La psychologie des foules du Printemps arabe

ABOU DABI – En 1896, le psychologue social Gustave Le Bon mettait en garde ses contemporains sur les dangers des foules : « Il faut savoir résoudre les problèmes que la psychologie [des foules] nous pose, ou se résigner à être dévoré par elles. » Lorsqu'une manifestation spontanée a pu dépasser les mouvements politiques organisés à travers le monde arabe, les dirigeants des démocraties naissantes de Tunisie, d'Égypte et de Libye feraient bien de tenir compte de la mise en garde de Le Bon.

Depuis que les foules ont envahi les rues de Tunis, du Caire, de Benghazi et d'autres villes arabes, en renversant des régimes vieux de plusieurs décennies, certains témoins et analystes se sont demandé quelle direction prenait le monde arabe. Mais ils se sont concentrés presque exclusivement sur la dimension politique des événements : qui sont les meneurs, et quelles sont leurs revendications ?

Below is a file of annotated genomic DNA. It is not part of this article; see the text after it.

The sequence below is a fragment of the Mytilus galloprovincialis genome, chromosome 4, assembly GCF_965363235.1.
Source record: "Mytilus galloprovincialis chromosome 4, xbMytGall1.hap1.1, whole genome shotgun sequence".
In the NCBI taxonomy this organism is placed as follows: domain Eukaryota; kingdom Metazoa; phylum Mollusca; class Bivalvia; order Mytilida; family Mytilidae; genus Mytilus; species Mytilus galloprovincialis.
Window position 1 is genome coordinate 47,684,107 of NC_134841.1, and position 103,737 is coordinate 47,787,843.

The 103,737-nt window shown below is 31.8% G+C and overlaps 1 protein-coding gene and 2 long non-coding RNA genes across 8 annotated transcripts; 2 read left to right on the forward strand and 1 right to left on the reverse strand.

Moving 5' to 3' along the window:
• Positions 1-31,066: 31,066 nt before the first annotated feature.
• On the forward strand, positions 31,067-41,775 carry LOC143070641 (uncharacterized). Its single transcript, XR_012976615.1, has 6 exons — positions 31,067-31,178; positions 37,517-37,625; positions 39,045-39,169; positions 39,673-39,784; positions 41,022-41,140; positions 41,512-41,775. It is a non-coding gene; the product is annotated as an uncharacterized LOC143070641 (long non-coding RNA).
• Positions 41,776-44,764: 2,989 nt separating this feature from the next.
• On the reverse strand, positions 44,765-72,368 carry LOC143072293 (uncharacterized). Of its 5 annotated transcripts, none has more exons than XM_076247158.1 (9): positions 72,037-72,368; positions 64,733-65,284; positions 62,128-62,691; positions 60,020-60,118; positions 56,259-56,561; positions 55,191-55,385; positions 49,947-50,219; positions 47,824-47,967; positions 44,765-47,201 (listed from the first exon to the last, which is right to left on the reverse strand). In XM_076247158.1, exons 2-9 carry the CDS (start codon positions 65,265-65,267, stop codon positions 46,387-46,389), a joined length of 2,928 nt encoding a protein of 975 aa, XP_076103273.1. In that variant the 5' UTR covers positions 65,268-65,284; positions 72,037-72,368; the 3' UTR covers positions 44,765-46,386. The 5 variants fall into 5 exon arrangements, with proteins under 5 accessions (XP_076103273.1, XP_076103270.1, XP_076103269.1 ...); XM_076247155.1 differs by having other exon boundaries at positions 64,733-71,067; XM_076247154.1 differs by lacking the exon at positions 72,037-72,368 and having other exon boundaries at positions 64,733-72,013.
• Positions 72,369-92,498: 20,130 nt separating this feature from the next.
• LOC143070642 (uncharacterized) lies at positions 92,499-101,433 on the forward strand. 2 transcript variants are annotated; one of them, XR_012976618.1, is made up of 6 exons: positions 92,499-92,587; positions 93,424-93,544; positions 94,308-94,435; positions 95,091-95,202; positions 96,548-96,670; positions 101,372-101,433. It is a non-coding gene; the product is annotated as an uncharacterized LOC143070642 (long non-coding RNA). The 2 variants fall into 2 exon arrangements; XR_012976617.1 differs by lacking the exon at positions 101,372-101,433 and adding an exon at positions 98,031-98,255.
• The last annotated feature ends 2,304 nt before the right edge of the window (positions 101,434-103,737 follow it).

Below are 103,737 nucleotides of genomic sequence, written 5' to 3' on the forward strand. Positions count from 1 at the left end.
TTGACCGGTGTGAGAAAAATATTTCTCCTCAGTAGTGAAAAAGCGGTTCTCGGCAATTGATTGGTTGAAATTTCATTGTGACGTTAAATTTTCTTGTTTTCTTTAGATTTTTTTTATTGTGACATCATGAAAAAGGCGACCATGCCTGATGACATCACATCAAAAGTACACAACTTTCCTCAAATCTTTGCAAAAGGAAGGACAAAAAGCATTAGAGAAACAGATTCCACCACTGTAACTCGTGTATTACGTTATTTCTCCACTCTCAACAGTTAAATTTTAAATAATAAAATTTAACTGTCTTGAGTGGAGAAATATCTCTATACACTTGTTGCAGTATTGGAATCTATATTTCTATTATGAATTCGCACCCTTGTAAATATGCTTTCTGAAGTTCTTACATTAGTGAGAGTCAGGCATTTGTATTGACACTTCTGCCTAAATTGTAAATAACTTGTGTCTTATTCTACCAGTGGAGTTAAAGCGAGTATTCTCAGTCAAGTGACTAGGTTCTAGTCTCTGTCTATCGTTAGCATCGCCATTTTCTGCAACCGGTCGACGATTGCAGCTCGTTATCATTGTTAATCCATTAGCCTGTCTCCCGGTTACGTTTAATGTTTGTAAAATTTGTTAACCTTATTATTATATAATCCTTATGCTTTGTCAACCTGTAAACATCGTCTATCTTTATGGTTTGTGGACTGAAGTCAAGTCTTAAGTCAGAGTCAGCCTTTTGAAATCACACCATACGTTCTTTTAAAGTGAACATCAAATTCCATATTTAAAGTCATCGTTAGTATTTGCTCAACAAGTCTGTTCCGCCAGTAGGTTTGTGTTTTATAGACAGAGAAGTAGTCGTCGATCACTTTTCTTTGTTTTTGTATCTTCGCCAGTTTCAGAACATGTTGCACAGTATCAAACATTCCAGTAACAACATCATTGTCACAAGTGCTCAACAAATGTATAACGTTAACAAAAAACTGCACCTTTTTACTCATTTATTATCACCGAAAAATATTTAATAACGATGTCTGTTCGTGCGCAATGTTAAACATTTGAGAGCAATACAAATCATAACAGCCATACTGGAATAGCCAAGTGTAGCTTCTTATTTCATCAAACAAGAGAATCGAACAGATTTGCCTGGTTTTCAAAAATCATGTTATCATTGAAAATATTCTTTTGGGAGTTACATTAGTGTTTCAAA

En fait, la persistance, l'intensité et la fréquence des protestations – notamment en septembre, quand la milice locale à Benghazi a tué Christopher J. Stevens, l'Ambassadeur des Etats-Unis en Libye – démontre le rôle que la culture et la psychologie des foules jouent dans la détermination de la trajectoire du monde arabe. Après des décennies de régime autoritaire, les citoyens frustrés par des institutions discréditées et par des partis politiques paralysés, ont commencé à utiliser les médias sociaux pour organiser la résistance civile.

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